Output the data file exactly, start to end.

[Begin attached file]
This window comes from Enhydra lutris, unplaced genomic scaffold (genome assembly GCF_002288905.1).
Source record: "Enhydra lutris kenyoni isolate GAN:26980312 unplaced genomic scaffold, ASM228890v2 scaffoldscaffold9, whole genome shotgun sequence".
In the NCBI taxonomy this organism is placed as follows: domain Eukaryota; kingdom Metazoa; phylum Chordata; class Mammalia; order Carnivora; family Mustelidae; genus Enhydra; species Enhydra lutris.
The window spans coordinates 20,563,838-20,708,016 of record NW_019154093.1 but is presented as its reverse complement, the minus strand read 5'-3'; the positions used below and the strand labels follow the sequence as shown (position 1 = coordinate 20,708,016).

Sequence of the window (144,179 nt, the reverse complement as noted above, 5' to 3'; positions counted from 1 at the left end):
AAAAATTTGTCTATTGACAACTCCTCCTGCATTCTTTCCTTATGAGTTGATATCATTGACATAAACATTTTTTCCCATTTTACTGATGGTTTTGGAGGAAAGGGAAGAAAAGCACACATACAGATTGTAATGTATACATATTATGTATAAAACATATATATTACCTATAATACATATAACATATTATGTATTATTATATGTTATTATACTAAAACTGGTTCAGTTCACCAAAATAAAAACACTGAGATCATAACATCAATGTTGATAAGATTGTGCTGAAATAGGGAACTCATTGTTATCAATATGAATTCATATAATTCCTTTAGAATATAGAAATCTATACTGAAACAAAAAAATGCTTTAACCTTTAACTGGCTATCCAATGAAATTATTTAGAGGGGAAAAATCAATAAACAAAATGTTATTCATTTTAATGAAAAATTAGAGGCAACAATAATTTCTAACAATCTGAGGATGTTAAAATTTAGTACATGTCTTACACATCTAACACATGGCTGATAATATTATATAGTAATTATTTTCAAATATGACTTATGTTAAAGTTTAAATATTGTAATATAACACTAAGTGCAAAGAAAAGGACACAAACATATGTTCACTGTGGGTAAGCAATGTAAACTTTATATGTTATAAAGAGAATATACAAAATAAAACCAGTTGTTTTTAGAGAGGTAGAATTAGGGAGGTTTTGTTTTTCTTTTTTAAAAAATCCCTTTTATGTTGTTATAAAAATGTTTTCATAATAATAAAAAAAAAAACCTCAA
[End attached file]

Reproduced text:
This window comes from Enhydra lutris, unplaced genomic scaffold (genome assembly GCF_002288905.1).
Source record: "Enhydra lutris kenyoni isolate GAN:26980312 unplaced genomic scaffold, ASM228890v2 scaffoldscaffold9, whole genome shotgun sequence".
In the NCBI taxonomy this organism is placed as follows: domain Eukaryota; kingdom Metazoa; phylum Chordata; class Mammalia; order Carnivora; family Mustelidae; genus Enhydra; species Enhydra lutris.
The window spans coordinates 20,563,838-20,708,016 of record NW_019154093.1 but is presented as its reverse complement, the minus strand read 5'-3'; the positions used below and the strand labels follow the sequence as shown (position 1 = coordinate 20,708,016).

Sequence of the window (144,179 nt, the reverse complement as noted above, 5' to 3'; positions counted from 1 at the left end):
AAAAATTTGTCTATTGACAACTCCTCCTGCATTCTTTCCTTATGAGTTGATATCATTGACATAAACATTTTTTCCCATTTTACTGATGGTTTTGGAGGAAAGGGAAGAAAAGCACACATACAGATTGTAATGTATACATATTATGTATAAAACATATATATTACCTATAATACATATAACATATTATGTATTATTATATGTTATTATACTAAAACTGGTTCAGTTCACCAAAATAAAAACACTGAGATCATAACATCAATGTTGATAAGATTGTGCTGAAATAGGGAACTCATTGTTATCAATATGAATTCATATAATTCCTTTAGAATATAGAAATCTATACTGAAACAAAAAAATGCTTTAACCTTTAACTGGCTATCCAATGAAATTATTTAGAGGGGAAAAATCAATAAACAAAATGTTATTCATTTTAATGAAAAATTAGAGGCAACAATAATTTCTAACAATCTGAGGATGTTAAAATTTAGTACATGTCTTACACATCTAACACATGGCTGATAATATTATATAGTAATTATTTTCAAATATGACTTATGTTAAAGTTTAAATATTGTAATATAACACTAAGTGCAAAGAAAAGGACACAAACATATGTTCACTGTGGGTAAGCAATGTAAACTTTATATGTTATAAAGAGAATATACAAAATAAAACCAGTTGTTTTTAGAGAGGTAGAATTAGGGAGGTTTTGTTTTTCTTTTTTAAAAAATCCCTTTTATGTTGTTATAAAAATGTTTTCATAATAATAAAAAAAAAAACCTCAA